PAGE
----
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Workers' party of korea

The meaning of «workers' party of korea»

The Workers' Party of Korea (WPK)[note 2] is the founding and ruling party of North Korea. It is the largest party represented in the Supreme People's Assembly and coexists de jure with two other legal parties making up the Democratic Front for the Reunification of the Fatherland. However, these minor parties are completely subservient to the WPK,[8] and must accept the WPK's "leading role" as a condition of their existence.

The WPK was founded in 1949 with the merger of the Workers' Party of North Korea and the Workers' Party of South Korea. The WPK also controls the Korean People's Army. The WPK is outlawed in South Korea under South Korea's National Security Act and is sanctioned by Australia, the European Union, the United Nations and the United States.[9]

The WPK is organized according to the Monolithic Ideological System and the Great Leader, a system and theory conceived by Kim Yong-ju and Kim Jong-il. The highest body of the WPK is formally the Congress, but in practice a Congress occurs infrequently. Between 1980 and 2016, there were no congresses held. Although the WPK is organizationally similar to communist parties, in practice it is far less institutionalized and informal politics plays a larger role than usual. Institutions such as the Central Committee, the Secretariat, the Central Military Commission (CMC), the Politburo and the Politburo's Presidium have much less power than that formally bestowed on them by the party rules, which is little more than a nominal document. Kim Jong-un is the current WPK leader, serving as General Secretary of the WPK and Chairman of the CMC.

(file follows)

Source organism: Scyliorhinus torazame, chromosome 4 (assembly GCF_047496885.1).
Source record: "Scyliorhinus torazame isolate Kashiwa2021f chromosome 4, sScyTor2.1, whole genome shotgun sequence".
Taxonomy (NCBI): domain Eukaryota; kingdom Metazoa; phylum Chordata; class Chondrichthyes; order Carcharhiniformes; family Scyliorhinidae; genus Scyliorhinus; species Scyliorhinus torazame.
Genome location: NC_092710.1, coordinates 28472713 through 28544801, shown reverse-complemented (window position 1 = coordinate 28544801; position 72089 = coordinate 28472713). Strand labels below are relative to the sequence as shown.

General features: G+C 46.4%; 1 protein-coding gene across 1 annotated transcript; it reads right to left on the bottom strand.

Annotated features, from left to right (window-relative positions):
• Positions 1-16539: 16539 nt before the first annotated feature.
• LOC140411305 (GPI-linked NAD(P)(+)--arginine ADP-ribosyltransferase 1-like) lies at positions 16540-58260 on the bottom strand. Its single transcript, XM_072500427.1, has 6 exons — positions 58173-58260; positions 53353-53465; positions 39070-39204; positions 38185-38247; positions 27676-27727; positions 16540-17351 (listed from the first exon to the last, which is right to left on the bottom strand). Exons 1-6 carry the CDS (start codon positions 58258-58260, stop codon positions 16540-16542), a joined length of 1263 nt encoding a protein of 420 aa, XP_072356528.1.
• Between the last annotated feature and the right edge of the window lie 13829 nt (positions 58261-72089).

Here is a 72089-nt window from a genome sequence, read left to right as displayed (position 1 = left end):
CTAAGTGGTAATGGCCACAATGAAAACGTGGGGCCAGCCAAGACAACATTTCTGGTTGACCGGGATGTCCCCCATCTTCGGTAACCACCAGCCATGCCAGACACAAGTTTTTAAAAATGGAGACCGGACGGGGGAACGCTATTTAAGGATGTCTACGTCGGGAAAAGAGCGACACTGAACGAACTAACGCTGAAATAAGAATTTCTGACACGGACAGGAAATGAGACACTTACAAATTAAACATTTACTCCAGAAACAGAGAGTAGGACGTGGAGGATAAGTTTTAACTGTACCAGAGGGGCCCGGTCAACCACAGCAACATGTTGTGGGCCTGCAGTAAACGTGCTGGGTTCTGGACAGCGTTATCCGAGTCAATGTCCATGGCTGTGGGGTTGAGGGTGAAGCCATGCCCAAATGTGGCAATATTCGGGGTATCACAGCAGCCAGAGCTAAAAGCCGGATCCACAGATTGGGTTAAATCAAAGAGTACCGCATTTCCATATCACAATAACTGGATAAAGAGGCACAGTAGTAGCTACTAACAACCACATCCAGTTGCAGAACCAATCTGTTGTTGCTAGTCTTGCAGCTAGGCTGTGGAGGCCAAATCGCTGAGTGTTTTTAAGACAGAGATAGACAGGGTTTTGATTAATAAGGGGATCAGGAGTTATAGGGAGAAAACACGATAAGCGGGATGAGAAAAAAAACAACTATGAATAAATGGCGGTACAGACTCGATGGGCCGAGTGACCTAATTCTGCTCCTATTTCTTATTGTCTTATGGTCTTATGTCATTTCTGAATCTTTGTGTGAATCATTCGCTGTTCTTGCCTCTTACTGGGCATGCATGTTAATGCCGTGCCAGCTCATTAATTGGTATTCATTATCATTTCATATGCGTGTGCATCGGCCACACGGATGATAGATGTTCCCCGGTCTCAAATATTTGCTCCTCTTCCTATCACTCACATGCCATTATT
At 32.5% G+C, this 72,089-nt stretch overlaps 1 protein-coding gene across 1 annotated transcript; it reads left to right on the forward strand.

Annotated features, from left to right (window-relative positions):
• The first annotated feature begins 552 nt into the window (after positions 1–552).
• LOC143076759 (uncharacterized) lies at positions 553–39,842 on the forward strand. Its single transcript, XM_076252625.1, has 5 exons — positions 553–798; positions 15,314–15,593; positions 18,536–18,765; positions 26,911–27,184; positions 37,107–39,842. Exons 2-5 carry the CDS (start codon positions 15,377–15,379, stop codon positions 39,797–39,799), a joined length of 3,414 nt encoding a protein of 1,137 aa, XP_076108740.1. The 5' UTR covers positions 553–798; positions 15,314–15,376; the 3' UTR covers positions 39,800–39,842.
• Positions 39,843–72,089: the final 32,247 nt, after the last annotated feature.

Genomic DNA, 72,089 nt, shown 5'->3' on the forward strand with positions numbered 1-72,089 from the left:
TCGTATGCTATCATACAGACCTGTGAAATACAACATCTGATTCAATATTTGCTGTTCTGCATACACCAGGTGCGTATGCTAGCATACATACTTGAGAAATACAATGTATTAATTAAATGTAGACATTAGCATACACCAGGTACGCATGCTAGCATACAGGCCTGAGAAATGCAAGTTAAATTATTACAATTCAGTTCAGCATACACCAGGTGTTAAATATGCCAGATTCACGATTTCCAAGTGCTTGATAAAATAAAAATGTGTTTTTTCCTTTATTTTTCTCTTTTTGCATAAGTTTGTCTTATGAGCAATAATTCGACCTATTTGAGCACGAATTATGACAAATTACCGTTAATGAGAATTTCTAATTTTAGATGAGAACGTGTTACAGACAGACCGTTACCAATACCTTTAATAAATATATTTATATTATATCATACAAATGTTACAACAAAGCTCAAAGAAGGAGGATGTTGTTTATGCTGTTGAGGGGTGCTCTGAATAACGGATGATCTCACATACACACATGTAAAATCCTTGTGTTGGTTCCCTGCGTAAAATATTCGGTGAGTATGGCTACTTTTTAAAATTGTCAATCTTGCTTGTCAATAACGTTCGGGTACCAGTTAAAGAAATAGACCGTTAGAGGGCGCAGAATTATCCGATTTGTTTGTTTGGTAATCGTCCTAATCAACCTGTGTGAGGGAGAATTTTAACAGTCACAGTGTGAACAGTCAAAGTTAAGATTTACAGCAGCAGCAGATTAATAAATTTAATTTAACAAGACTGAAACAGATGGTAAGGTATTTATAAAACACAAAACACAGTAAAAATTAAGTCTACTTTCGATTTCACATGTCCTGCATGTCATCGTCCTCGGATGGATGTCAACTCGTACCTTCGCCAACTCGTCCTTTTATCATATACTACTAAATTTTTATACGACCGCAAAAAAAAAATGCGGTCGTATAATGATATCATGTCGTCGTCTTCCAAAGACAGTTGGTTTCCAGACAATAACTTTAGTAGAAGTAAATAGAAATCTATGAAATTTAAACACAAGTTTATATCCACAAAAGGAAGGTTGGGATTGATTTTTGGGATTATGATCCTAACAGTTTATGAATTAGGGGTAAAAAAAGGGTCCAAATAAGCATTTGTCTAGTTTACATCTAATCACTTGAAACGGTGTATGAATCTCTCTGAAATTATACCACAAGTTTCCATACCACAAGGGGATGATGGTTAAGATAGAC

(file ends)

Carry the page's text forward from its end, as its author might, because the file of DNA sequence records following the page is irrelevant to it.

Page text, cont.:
The WPK is committed to Juche, an ideology that promotes Korean national independence and development through the efforts of the popular masses. Although Juche was originally presented as local interpretation of Marxism–Leninism, the party now presents it as a freestanding philosophy. It recognizes the ruling Kim family as the ultimate source of its political thought. The 4th Conference (held in 2012) amended the party rules to state that Kimilsungism–Kimjongilism was "the only guiding idea of the party." Under Kim Jong-il, who governed as chairman of the National Defence Commission, communism was steadily removed from party and state documents in favor of Songun, or military-first politics. The military, rather than the working class, was established as the base of political power. His successor Kim Jong-un has modified this position. Although the party remains committed to national defense, it has replaced Songun with "people-first politics" as its political method[10] and reasserted its commitment to communism.[11]

The party's emblem is an adaptation of the communist hammer and sickle, with a traditional Korean calligraphy brush. The symbols represent the industrial workers (hammer), peasants (sickle) and intelligentsia (ink brush).

On 13 October 1945, the North Korean Bureau of the Communist Party of Korea (NKB–CPK) was established,[12] with Kim Yong-bom its first chairman.[13] However, the NKB–CPK remained subordinate to the CPK Central Committee (headquartered in Seoul and headed by Pak Hon-yong).[14] Two months later, at the 3rd Plenum of the NKB, Kim Yong-bom was replaced by Kim Il-sung (an event probably orchestrated by the Soviet Union).[15] In spring 1946 the North Korean Bureau became the Communist Party of North Korea, with Kim Il-sung its elected chairman.[16] On 22 July 1946 Soviet authorities in North Korea established the United Democratic National Front, a popular front led by the Communist Party of North Korea.[17] The Communist Party of North Korea soon merged with the New People's Party of Korea, a party primarily composed of communists from China.[17] On 28 July 1946 a special commission of the two parties ratified the merger, and it became official the following day.[18] One month later (28–30 August 1946) the party held its founding congress, establishing the Workers' Party of North Korea (WPNK).[18] The congress elected former leader of the New People's Party of Korea Kim Tu-bong as the first WPNK chairman, with Kim Il-sung its appointed deputy chairman.[18] However, despite his formal downgrade in the party's hierarchy, Kim Il-sung remained its leader.[19]

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